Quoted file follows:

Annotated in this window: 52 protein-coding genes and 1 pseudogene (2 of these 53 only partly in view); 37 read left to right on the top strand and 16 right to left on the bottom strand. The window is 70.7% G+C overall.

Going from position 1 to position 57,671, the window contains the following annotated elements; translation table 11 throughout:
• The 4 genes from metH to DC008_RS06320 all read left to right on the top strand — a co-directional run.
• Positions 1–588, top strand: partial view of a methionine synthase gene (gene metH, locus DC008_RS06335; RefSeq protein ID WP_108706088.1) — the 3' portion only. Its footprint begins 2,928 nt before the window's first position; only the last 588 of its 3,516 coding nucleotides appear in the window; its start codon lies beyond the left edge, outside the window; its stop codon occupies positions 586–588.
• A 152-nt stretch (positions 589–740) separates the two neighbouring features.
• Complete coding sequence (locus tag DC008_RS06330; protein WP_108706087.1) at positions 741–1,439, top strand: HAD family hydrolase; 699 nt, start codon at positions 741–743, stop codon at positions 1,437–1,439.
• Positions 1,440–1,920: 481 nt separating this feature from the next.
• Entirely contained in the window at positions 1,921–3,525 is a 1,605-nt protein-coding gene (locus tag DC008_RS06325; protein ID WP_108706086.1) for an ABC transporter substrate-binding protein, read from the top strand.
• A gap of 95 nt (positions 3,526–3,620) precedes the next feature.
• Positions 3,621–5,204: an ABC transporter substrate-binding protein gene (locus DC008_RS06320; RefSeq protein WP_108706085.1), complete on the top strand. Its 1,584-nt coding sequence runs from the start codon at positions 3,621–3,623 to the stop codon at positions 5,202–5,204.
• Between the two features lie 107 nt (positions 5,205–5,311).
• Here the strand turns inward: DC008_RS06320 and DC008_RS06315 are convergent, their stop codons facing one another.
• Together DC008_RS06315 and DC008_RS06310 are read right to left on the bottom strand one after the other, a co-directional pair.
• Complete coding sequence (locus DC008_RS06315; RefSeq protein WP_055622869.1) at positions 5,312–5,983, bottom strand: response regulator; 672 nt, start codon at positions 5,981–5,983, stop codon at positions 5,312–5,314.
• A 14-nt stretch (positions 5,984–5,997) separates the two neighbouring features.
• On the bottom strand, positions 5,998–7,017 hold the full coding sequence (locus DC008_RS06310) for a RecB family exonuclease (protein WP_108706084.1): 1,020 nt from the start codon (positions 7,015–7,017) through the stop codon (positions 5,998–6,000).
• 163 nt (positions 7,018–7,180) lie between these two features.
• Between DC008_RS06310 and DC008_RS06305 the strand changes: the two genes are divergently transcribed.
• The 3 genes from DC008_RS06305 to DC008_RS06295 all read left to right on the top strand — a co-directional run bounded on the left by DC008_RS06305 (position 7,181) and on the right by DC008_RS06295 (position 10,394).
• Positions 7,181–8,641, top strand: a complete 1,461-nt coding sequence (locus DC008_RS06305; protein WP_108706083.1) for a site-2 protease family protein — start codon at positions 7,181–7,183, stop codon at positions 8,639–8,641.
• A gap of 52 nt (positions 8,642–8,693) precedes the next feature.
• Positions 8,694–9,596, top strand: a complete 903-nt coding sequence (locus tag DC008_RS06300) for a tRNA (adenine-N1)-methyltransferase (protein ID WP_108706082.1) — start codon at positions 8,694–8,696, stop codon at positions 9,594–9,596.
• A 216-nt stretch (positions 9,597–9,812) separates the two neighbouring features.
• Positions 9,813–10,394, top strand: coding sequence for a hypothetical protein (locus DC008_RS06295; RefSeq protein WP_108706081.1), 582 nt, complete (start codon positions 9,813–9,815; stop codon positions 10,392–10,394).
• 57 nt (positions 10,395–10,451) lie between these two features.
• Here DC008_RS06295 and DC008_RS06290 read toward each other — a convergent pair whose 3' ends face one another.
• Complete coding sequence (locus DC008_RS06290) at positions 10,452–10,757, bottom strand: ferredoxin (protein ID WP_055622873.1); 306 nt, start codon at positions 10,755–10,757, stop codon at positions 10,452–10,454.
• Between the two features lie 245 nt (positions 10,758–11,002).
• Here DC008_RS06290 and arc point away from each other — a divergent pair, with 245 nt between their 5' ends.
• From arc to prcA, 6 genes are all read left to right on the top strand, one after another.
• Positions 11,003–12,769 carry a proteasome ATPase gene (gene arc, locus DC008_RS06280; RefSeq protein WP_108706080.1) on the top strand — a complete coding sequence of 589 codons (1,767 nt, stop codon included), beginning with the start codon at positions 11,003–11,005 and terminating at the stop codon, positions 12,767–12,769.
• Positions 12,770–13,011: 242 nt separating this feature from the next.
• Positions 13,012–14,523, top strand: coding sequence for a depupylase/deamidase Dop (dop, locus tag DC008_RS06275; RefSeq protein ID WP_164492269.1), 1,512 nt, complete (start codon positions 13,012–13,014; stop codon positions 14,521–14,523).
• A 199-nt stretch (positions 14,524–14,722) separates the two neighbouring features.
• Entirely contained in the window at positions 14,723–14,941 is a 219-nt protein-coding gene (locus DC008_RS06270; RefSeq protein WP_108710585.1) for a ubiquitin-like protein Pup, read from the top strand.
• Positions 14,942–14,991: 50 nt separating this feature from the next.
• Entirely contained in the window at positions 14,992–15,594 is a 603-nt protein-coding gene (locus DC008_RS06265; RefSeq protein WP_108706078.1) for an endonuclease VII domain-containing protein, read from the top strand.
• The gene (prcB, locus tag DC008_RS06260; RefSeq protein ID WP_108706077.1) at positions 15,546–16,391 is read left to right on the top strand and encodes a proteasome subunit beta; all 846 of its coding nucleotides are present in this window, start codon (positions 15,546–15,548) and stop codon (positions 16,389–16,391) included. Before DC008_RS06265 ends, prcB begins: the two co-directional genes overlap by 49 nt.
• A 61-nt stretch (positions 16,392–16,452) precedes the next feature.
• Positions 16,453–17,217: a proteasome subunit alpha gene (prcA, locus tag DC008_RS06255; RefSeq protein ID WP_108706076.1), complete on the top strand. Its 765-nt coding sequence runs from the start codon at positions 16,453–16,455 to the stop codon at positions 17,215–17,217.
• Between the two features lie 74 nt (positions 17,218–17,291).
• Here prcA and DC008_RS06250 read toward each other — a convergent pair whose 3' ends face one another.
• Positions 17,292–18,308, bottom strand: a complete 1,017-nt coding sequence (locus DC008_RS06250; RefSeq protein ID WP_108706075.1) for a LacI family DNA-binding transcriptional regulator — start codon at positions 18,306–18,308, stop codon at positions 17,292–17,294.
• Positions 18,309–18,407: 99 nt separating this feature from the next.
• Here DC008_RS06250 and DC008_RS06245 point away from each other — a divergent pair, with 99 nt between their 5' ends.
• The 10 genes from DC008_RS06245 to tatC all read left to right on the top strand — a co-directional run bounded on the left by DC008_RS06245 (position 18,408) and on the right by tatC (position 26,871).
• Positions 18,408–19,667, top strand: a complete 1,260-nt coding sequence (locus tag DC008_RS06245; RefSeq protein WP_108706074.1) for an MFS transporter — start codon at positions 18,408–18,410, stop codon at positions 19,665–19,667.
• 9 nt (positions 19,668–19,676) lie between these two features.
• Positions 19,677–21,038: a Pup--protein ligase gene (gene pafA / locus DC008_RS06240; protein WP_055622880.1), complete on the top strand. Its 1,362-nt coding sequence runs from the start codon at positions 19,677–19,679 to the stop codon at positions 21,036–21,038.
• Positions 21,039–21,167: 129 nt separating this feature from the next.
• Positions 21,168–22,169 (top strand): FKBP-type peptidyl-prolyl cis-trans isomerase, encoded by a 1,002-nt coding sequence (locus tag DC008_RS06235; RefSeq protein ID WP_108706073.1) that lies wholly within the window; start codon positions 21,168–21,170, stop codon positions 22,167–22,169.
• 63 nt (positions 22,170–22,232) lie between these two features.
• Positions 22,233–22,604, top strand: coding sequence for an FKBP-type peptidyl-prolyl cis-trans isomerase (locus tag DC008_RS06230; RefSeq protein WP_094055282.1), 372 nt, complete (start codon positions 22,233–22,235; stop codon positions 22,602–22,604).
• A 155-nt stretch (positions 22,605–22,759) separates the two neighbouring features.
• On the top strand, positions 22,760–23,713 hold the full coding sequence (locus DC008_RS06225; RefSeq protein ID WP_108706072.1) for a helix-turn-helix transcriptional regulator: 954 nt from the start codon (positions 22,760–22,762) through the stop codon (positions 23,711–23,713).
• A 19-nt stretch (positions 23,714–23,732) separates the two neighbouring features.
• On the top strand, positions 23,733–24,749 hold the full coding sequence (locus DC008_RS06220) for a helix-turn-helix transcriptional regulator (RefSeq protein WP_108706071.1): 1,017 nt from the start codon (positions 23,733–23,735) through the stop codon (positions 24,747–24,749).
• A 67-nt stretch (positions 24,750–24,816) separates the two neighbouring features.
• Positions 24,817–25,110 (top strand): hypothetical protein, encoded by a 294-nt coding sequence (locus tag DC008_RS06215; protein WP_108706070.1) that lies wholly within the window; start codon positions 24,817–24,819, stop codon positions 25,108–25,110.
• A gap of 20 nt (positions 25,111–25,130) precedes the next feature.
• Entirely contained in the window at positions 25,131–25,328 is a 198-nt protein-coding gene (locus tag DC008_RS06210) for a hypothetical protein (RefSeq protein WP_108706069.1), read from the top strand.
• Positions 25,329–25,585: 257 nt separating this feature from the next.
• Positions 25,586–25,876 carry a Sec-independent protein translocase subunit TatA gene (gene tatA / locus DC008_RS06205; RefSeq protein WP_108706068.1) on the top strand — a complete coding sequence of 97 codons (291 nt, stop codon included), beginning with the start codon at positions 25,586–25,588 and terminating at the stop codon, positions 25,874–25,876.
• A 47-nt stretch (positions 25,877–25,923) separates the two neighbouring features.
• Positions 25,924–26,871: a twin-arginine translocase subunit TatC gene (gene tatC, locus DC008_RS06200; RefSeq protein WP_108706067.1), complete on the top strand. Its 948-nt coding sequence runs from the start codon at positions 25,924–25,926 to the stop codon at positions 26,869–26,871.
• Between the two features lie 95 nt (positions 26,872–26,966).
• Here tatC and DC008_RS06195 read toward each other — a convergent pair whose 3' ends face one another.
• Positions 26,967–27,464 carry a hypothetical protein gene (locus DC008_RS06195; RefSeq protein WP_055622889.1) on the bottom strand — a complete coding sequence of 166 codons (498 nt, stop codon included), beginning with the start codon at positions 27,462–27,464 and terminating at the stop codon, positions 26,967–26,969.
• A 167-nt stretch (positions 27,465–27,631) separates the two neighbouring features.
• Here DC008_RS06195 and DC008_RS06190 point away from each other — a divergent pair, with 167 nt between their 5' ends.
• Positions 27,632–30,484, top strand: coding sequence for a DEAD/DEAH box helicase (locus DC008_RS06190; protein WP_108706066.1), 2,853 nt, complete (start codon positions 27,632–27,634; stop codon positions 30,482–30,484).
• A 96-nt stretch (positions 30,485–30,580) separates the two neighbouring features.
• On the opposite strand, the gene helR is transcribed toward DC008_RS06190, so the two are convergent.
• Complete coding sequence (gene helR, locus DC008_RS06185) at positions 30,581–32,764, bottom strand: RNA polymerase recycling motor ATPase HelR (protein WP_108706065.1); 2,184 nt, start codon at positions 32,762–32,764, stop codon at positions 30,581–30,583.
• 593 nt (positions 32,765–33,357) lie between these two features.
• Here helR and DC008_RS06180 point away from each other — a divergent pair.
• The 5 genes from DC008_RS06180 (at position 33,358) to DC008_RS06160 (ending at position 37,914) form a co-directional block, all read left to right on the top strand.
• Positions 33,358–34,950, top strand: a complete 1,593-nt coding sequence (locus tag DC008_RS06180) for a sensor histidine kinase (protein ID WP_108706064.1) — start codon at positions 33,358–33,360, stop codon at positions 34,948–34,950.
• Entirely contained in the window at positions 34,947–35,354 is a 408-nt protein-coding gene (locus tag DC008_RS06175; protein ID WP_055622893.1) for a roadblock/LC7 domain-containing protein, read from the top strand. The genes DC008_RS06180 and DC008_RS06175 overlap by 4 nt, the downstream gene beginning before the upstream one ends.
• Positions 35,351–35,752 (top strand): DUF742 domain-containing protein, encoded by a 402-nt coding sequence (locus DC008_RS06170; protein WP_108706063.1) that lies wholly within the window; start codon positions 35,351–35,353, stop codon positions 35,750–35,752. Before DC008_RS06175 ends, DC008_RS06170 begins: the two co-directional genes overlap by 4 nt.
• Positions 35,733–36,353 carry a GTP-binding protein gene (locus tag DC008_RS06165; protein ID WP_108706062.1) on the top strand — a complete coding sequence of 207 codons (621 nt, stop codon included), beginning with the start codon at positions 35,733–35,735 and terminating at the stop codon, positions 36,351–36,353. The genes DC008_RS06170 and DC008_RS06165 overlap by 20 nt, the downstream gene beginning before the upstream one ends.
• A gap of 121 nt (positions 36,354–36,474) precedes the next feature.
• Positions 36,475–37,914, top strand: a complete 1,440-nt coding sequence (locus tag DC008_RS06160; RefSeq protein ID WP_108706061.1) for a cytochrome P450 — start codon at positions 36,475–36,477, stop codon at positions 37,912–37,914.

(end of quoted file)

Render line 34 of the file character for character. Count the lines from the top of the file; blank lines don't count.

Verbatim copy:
• A 199-nt stretch (positions 14,524–14,722) separates the two neighbouring features.